(Part 47) For a complete list of this series, please go here.
Aerissa followed the young boy to the front gates as he struggled with his rickety cart, heavy from the supply crate. Â She felt embarrassed for him as he grunted and groaned, lugging the load behind him. Â She wanted to offer her help, but figured it would only make matters worse. Â Once they were at the front gate, the boy stopped and stared at Aerissa.
“Can't we go just a bit further?” she pleaded, eying the distance to the flight master.
The boy scowled and shook his head. Â “I not allowed.”
Aerissa frowned, but nodded her head. Â It was clear the boy would not disobey the shopkeeper. Â She dropped a few coins into the boy's outstretched hands. Â “Thanks. Â Could you at least help me get the crate off the cart?”
As she finished her question, the boy tilted the cart, the crate tumbling over the side. Â It landed with a loud thwak. Â Aerissa gasped, bending low to check the crate. Â It didn't appear to have any cracks in it. Â She hoped everything inside was still in tact. Â She turned to scold the boy, but he was already meandering through passers-by, whistling as he led the cart back into the city.
Aerissa let out a heavy sigh, mumbling to herself about manners. Â She circled the crate, trying to find the best way to approach it. Â She wrapped her arms around it, her fingers gripping at the wood. Â With a grunt, she tried to lift it to no avail. Â She leaned her back against it and felt it slid an inch. Â She slowly made her way outside, alternating between pushing and pulling the crate. Â Next she tried “walking” the crate by tilting and turning it on its edge, which seemed to be the fastest way to move it so far.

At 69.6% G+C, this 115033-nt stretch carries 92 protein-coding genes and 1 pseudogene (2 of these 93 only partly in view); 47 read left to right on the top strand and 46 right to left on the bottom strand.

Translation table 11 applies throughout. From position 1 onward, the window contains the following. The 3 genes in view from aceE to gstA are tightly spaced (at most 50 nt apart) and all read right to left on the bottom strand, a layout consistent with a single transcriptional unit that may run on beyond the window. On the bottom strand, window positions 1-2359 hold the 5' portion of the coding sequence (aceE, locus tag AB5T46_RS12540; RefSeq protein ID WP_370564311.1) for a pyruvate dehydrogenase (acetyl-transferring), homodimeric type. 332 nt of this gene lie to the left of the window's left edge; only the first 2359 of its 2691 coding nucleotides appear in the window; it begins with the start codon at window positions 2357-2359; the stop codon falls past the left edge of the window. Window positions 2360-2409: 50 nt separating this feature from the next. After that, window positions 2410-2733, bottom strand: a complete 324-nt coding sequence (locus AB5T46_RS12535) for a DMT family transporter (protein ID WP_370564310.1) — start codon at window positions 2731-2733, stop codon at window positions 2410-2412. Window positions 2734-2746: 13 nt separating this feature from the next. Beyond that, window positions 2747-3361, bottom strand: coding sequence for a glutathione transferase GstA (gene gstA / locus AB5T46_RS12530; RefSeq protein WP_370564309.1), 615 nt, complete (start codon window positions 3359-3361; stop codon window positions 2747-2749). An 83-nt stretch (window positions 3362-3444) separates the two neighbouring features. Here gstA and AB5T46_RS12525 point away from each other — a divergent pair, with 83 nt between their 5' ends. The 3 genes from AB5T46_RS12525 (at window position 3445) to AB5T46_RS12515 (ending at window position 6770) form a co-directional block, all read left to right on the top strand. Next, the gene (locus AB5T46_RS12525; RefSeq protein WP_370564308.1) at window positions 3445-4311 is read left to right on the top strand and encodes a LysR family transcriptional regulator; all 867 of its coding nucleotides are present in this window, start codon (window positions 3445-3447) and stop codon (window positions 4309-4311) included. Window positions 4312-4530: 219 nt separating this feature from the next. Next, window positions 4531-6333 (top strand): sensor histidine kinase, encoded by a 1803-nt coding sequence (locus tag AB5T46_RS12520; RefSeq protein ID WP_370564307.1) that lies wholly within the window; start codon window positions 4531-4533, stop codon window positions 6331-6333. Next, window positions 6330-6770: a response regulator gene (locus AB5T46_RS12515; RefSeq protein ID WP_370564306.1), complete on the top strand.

She stopped at a set of stairs leading down the side towards the flight master. Â Aerissa contemplated continuing along the road, which wound around towards the flight master, or to manuever the crate down the stairs, which would be a shorter path. Â Turning around, she forcibly blew air out of her mouth in exasperation when she realized she had worked so hard to move only a few feet.
“I don't have all night, so the stairs it will have to be,” she muttered.
The process was painstakingly slow, but she was moving the crate down the stairs. Â She was near the bottom when someone bumped into her and the crate, causing them both to tumble down the last few steps. Â Aerissa winced from the stinging scrapes on her hands. Â She was otherwise unharmed. Â The crate seemed to have faired just as well.
“I am sorry, miss. Â I was a bit distracted and… I'm terribly sorry,” the young elven man apologized profusely as he offered his hand to Aerissa. Â He helped her to her feet and checked over the crate. Â “No offense, but you shouldn't be trying to carry this.” Â He tilted it, testing its weight.
“Believe me, I didn't want to, but the shopkeeper would only take it to the gate.” Â She smoothed her hands over her hair and clothes.
“Where are you headed? I think I should lend a hand.” Â He flashed her a broad smile.